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I'm trying to write out the steps in code for deriving the 2D coordinate rotation formula so I can understand it.

x = radius * cos(angle)
y = radius * sin(angle)
x1 = radius * cos(angle + -rotation)
y1 = radius * sin(angle +  rotation)


x1 = radius * cos(angle) * cos(rotation) – radius * sin(angle) * sin(rotation)
y1 = radius * sin(angle) * cos(rotation) + radius * cos(angle) * sin(rotation)


x1 = cos(rotation) * x – sin(rotation) * y
y1 = cos(rotation) * y + sin(rotation) * x

I hate to post a question just asking "Is this right?", but is this right? In particular, I'm unsure if I'm correctly representing the w (as listed in the link) in the first x1 and y1 assignment, and it's expansion. And no, this isn't homework. Thanks.

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migrated from Sep 3 '11 at 20:24

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Thanks. Though that site seems a bit intimidating, especially to ask them to check my plus and minus signs. –  Marcus Booster Sep 3 '11 at 19:34

2 Answers 2

Why don't you look at the rotation this way. What is the coordinates of the rotated $\hat{x}=(1,0)$ axis? From trigonometry you will find it as $X=(\cos\theta,\sin\theta)$. Now what is the coordinates of the rotated $\hat{y}=(0,1)$ axis? Similarly from trig you get $Y=(-\sin\theta,\cos\theta)$

A general vector $\vec{v}=(A,B)=A \hat{x}+B \hat{y}$ is rotated by rotating the unit vectors $V = A*(\cos\theta,\sin\theta) + B(-\sin\theta,\cos\theta)$ or re-arranged

$$ V = \begin{pmatrix} \cos\theta & -\sin\theta \\ \sin\theta & \cos\theta \end{pmatrix} \begin{pmatrix} A \\ B \end{pmatrix} $$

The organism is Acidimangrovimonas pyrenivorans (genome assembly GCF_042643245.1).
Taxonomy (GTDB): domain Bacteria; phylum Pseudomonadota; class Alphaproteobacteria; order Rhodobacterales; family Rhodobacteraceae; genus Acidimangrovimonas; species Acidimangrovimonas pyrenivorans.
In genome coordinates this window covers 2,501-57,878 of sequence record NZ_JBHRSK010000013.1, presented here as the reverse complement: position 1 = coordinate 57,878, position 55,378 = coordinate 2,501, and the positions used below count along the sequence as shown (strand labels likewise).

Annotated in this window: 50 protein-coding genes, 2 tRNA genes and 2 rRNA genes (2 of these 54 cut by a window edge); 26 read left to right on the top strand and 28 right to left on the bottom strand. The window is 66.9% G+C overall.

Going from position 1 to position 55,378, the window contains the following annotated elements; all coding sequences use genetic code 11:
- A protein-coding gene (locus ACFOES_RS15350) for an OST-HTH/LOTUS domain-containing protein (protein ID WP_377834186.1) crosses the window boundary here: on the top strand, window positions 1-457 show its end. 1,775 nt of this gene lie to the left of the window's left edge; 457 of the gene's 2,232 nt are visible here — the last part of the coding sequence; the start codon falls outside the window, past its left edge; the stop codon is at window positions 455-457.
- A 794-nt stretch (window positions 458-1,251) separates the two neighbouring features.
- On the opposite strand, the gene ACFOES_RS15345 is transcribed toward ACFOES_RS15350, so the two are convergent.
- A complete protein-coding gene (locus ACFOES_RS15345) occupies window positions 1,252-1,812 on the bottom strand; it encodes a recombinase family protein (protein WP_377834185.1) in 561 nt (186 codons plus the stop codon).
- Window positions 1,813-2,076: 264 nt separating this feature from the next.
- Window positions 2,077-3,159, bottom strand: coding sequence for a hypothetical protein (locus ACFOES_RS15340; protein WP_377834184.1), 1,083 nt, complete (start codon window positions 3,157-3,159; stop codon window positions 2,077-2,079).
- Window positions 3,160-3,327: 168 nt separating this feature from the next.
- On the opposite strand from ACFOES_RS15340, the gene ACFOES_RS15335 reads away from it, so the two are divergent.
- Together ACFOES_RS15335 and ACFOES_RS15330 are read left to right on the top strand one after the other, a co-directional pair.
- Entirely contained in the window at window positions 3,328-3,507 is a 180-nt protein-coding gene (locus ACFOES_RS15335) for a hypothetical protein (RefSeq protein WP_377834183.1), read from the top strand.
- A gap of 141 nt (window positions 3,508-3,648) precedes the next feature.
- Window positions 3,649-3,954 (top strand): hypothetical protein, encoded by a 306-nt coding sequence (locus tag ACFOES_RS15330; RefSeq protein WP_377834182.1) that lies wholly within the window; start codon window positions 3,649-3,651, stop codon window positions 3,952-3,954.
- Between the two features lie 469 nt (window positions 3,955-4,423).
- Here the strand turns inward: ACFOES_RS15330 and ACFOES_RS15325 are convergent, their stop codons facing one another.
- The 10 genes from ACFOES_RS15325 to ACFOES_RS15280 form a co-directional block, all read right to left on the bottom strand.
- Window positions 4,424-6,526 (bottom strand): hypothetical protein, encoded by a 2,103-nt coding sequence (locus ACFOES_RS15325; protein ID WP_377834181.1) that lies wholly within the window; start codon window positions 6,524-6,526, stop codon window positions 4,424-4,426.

So the rotation matrix is $${\rm Rot}(\theta)=\begin{pmatrix} \cos\theta & -\sin\theta \\ \sin\theta & \cos\theta \end{pmatrix}$$

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It's okay, just a minor detail in the initial formulation (the first four lines):

x1 = radius * cos(angle + -rotation)

Should be:

x1 = radius * cos(angle + rotation)

(No minus sign, the angle is added in both cases)

By the way, I can understand your doubts. The link you posted first names the rotation angle w and then f. They should have stuck with w or given it a significant name like you did

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Thanks. But without the minus sign, wouldn't the first expansion for x1 also lack one--or is that just a consequence of finding the x value? –  Marcus Booster Sep 3 '11 at 18:36
All other equations are ok, it's as if the minus were just a typo and was not considered in the expansions –  dario_ramos Sep 3 '11 at 18:38
@Marcus: The minus sign in your first equation for $x1$ comes from the property of the cosine. The cosine of the sum of two angles is given by the formula $$\cos(\alpha+\beta)=\cos\alpha\cos\beta-\sin\alpha\sin\beta.$$ For sine the corresponding formula reads $$\sin(\alpha+\beta)=\sin\alpha\cos\beta+\cos\alpha\sin\beta.$$ This explains the difference in sign. –  Jyrki Lahtonen Sep 3 '11 at 21:08

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